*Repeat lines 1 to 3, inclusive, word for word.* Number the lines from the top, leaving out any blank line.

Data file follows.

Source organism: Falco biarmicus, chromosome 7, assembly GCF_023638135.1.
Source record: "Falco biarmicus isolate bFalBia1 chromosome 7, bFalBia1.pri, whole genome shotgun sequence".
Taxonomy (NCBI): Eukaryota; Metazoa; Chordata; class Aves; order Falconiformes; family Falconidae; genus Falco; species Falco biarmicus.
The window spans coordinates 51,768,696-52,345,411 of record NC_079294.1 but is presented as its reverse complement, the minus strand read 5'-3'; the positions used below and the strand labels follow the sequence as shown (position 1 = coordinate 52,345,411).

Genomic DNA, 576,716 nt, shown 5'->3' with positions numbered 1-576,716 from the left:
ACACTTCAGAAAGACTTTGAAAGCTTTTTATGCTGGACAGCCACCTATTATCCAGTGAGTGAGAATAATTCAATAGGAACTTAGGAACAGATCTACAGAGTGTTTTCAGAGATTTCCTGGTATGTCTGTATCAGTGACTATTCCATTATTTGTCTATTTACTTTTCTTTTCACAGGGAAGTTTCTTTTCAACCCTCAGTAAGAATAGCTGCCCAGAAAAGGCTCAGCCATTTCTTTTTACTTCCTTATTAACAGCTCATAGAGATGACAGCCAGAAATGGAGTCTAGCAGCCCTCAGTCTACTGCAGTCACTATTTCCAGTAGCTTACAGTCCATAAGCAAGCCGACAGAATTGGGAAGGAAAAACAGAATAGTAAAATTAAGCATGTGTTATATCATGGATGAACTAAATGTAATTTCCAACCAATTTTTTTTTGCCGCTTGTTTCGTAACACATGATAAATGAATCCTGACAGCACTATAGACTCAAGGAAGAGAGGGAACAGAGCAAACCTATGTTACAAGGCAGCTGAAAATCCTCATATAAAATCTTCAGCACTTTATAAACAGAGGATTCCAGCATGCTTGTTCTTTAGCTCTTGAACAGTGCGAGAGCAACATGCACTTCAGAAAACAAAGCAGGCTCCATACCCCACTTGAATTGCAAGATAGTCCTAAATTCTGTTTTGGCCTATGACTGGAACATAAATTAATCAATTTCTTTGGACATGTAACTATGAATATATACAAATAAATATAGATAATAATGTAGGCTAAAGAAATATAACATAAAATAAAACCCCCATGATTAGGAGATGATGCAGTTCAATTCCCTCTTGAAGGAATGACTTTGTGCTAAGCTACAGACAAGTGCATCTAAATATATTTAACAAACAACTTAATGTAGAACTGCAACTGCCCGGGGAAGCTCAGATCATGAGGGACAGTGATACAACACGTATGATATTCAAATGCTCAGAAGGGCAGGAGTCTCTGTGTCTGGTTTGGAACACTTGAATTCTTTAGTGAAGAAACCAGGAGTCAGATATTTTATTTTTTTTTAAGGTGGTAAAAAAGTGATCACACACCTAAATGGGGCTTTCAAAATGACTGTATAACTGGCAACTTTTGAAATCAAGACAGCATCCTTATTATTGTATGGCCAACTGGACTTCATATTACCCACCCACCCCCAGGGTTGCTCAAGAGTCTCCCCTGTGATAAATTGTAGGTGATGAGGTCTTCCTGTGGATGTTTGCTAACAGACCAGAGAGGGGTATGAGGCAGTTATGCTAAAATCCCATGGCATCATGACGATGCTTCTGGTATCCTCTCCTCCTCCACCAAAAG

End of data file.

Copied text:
Source organism: Falco biarmicus, chromosome 7, assembly GCF_023638135.1.
Source record: "Falco biarmicus isolate bFalBia1 chromosome 7, bFalBia1.pri, whole genome shotgun sequence".
Taxonomy (NCBI): Eukaryota; Metazoa; Chordata; class Aves; order Falconiformes; family Falconidae; genus Falco; species Falco biarmicus.